The eastern Australian stock stretches from Innisfail in Queensland to Jervis Bay in New South Wales. No fishery for Ballot’s Saucer Scallop exists in New South Wales waters. The stock classification presented here is based on information from the commercial fishery in central and southern Queensland (latitude 22°–27° south).

Here, assessment of stock status is presented at the management unit level—Shark Bay Scallop Managed Fishery, Abrolhos Islands and Mid-West Trawl Managed Fishery, South West Trawl Managed Fishery and South Coast Trawl Fishery (Western Australia); and East Coast Otter Trawl Fishery (Queensland).

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Stock Status

Abrolhos Island and Mid-West Trawl managed Fishery

The Abrolhos Islands and Mid-West Trawl Managed Fishery (Western Australia) management unit is managed under an escapement policy. The impact on the spawning biomass is limited by fishing after the peak spawning period; setting the duration of fishing according to catch predictions (based on pre-season surveys); closing the fishery at a minimum catch rate threshold (150 kg meat weight per day); and not opening sections of the fishery if Ballot’s Saucer Scallop abundance is considered to be below a specified target [Gaughan and Santoro 2018].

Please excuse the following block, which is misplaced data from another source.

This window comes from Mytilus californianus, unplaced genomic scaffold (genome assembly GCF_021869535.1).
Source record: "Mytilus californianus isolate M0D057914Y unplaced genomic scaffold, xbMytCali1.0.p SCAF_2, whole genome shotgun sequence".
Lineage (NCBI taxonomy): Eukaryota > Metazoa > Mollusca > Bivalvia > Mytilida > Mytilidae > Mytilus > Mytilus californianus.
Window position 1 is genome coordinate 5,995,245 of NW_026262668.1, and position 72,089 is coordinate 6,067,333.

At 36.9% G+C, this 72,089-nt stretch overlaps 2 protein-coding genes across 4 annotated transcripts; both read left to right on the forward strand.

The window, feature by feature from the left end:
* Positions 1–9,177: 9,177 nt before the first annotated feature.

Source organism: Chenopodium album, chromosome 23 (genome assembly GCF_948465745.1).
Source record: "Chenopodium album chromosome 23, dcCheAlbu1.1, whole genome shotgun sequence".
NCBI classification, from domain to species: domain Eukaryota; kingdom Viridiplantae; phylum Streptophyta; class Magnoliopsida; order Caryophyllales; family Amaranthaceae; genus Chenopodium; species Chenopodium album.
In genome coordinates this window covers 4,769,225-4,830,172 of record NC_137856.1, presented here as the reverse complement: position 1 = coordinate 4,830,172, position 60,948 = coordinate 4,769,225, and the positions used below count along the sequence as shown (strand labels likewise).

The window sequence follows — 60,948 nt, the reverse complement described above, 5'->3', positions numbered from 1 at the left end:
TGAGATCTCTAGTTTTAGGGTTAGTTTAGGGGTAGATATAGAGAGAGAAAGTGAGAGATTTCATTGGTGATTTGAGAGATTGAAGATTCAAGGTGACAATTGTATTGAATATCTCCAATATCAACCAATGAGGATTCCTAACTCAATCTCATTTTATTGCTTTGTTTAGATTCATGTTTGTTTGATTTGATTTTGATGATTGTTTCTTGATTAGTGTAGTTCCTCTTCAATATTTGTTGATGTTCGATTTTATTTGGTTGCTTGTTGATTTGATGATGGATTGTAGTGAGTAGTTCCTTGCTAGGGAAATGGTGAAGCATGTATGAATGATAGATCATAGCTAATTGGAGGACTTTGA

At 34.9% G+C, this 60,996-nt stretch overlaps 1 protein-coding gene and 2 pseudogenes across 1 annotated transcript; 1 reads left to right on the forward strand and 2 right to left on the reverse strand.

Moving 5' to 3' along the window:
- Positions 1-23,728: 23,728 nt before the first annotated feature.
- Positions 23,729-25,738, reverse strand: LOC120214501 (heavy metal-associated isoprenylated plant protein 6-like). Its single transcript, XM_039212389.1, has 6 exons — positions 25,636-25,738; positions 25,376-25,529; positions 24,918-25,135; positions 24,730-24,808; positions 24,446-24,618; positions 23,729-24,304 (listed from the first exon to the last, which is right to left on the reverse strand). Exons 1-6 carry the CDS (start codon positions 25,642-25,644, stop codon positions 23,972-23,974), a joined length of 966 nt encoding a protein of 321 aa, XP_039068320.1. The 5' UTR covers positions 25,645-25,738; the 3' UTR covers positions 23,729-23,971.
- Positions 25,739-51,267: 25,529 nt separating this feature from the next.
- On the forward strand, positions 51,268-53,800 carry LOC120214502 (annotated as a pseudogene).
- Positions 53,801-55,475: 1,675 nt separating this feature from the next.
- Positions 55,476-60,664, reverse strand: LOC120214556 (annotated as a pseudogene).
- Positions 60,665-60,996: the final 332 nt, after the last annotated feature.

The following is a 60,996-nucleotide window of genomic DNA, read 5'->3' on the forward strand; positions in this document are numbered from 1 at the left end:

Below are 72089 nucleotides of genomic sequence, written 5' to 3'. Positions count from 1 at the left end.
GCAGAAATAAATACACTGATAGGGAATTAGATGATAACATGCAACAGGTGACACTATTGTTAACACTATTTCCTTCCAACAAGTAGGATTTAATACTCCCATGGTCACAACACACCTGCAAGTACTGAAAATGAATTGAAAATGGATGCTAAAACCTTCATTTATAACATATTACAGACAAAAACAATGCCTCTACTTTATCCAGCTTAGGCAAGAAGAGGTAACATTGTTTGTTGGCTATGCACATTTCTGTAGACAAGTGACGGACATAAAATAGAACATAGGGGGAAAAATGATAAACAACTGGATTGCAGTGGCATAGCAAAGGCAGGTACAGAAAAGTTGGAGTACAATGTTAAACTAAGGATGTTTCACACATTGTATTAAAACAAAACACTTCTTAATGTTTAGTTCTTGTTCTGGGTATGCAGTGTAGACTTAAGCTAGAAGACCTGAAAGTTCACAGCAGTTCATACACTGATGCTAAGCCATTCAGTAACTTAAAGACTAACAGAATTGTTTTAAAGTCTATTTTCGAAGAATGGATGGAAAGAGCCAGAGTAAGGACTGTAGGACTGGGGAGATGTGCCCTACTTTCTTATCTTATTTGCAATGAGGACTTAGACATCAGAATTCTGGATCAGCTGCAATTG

Annual pre-season surveys showed very low recruitment (of one year olds) between 2011 and 2015 following the marine heatwave and subsequent low spawning stock and the fishery was closed between 2012 and 2016.  Cooler temperatures in 2016–17 resulted in improved recruitment in the southern part of the Abrolhos Islands in late 2016 and early 2017 and the predicted catch for 2017 (120–180 t meat weight) was above the target range (100 t meat weight). The fishery was re-opened in April 2017 for the first time in five years. The recruitment index in 2017 (600 scallop/nm) was at the lower end of the historical range (250-4000 scallop/nm) and in early 2018 (2900 scallop/nm) shows continued recovery with likely improved catches during 2018–19. The above evidence indicates that the biomass of this stock is unlikely to be depleted and that recruitment is unlikely to be impaired.